Claus Wendt, Rubin Minhas
The power of ideas – can Obama’s healthcare reforms change the U.S. health system?

The International Journal of Clinical Practice, 2010: 64, Heft 4, S. 423-425
ISSN: 1368-5031

Health policy in the U.S. has long been defined by competing principles and ideas that have led to the highly fragmented current system. On November 7, 2009, a new healthcare bill was passed by the House of Representatives, and, two weeks later, the Senate opened the healthcare debate with a vote of 60 to 39. On Christmas Eve, Senate Democrats passed the healthcare bill with the same tight majority. After the loss of their super-majority in the Senate as a consequence of the Massachusetts election Democrats are now beginning fact-to-face negotiations to merge the two bills. With lawmakers’ debating of alternative proposals, it is important to recognise the underlying causes of institutional complexity in the healthcare system and how the system’s foundational principles can be reformed to make it more comprehensible.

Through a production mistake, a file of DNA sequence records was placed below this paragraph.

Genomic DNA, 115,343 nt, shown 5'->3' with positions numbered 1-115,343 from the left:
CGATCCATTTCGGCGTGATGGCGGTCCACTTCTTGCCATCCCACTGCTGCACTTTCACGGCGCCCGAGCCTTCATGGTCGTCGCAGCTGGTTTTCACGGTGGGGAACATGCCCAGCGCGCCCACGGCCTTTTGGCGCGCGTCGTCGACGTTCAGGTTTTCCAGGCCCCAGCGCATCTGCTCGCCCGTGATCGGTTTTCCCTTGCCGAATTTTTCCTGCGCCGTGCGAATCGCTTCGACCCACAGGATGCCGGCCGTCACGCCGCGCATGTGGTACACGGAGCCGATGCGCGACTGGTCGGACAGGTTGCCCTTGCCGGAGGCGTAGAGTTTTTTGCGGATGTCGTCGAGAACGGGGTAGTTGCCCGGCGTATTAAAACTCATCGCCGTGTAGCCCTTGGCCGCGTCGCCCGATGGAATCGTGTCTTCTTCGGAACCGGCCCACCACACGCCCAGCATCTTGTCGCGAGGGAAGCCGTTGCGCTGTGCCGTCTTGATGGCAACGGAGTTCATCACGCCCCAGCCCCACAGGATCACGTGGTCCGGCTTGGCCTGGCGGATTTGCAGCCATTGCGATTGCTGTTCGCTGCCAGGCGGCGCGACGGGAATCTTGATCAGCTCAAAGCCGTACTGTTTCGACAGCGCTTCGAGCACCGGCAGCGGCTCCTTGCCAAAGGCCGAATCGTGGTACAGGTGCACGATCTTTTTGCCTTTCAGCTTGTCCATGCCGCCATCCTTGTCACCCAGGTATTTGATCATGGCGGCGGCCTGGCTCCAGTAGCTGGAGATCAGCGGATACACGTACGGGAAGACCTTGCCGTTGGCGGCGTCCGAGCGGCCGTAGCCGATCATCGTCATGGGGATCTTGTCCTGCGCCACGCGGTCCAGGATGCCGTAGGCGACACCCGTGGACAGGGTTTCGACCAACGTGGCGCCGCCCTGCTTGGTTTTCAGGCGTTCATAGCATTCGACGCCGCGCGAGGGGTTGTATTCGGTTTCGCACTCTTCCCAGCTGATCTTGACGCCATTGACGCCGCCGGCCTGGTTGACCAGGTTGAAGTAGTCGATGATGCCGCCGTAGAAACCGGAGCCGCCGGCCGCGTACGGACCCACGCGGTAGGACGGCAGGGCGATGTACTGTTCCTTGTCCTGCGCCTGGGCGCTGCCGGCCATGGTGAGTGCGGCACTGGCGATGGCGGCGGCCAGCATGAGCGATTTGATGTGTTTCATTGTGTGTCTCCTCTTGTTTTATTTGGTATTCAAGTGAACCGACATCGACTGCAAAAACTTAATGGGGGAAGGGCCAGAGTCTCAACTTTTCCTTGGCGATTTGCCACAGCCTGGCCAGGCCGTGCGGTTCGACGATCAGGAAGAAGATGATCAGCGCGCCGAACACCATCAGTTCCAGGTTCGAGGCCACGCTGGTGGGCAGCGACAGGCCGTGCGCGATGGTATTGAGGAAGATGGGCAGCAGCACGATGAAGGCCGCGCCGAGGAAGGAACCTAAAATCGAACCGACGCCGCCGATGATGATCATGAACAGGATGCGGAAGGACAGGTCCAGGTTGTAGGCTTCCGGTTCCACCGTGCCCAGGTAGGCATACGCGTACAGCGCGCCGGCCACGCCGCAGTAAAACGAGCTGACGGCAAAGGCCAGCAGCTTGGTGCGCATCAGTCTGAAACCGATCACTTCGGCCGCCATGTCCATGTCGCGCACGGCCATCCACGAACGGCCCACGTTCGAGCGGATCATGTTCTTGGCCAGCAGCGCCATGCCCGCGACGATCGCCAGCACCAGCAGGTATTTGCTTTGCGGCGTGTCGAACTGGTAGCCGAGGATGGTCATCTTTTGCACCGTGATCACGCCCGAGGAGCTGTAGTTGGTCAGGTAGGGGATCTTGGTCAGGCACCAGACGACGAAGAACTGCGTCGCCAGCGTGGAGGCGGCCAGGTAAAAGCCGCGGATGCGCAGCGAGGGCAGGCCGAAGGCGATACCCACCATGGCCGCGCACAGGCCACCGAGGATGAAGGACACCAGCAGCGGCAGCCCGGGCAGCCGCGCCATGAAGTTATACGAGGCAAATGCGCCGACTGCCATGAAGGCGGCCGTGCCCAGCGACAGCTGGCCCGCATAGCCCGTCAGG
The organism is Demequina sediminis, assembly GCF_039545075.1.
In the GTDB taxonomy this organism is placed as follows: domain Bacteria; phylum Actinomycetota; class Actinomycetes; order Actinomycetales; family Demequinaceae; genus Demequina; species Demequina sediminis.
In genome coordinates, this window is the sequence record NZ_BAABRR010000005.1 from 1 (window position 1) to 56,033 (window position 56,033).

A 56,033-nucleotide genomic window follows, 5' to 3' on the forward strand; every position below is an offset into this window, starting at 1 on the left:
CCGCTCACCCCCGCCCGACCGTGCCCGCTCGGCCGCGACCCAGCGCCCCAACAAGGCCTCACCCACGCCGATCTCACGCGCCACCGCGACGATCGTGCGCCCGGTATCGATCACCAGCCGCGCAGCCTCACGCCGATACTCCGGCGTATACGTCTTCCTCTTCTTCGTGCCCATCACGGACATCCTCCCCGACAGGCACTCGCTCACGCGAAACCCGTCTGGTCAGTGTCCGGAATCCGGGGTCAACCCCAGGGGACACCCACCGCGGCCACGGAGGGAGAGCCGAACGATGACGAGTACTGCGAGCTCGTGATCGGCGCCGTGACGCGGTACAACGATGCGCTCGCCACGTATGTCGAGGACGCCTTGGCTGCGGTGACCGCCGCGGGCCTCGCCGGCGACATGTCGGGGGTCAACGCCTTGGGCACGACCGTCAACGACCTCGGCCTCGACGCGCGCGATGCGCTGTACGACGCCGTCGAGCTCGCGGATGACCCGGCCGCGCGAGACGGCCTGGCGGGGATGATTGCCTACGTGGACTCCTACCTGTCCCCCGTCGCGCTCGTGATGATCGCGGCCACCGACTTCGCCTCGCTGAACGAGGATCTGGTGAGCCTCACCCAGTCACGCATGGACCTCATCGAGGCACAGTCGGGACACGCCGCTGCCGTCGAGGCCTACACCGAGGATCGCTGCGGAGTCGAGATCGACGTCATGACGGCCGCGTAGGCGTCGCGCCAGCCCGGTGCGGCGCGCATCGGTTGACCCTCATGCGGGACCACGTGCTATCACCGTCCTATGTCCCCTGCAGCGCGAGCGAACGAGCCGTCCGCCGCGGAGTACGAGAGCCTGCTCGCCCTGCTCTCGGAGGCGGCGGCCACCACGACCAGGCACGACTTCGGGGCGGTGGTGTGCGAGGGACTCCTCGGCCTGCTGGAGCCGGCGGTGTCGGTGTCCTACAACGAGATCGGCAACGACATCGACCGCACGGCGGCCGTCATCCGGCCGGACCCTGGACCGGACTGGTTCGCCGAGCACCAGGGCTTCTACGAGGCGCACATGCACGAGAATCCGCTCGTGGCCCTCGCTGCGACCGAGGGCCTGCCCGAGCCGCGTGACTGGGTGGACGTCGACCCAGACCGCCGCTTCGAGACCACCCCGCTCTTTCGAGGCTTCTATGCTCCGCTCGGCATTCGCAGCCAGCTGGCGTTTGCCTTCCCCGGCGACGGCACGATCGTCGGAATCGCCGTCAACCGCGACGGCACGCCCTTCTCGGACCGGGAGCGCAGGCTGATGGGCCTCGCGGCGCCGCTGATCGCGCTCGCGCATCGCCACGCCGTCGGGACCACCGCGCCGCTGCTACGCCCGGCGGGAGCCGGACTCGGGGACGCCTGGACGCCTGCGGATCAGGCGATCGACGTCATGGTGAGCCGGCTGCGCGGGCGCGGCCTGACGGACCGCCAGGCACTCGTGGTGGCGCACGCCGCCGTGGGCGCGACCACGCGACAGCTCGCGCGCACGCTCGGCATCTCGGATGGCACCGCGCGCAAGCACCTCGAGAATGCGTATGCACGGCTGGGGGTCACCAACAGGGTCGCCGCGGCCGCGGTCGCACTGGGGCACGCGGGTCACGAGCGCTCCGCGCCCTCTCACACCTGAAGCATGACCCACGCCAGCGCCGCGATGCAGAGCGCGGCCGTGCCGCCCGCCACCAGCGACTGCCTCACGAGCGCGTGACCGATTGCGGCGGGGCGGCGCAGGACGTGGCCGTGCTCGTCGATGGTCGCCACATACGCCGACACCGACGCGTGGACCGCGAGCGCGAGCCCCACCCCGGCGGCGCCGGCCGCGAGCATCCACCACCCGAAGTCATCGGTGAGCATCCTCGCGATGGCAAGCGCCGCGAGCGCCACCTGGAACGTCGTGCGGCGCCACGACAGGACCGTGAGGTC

A key instigator of the fragmentation in the healthcare system is that access depends on age, income, occupation, employer, geographical location, or, as in the Oregon health insurance lottery, good fortune. While healthcare systems in other developed economies rely on one main principle of coverage, the U.S. system consists of Medicare, Medicaid, various forms of private insurance, veteran healthcare and emergency services for the uninsured. This combination of different and often opposing principles of coverage has resulted in the world’s most expensive healthcare system without providing healthcare for all. As long as healthcare arrangements ‘fail all reasonable tests of ethical institutional design’, healthcare reform will remain a top priority in U.S. politics.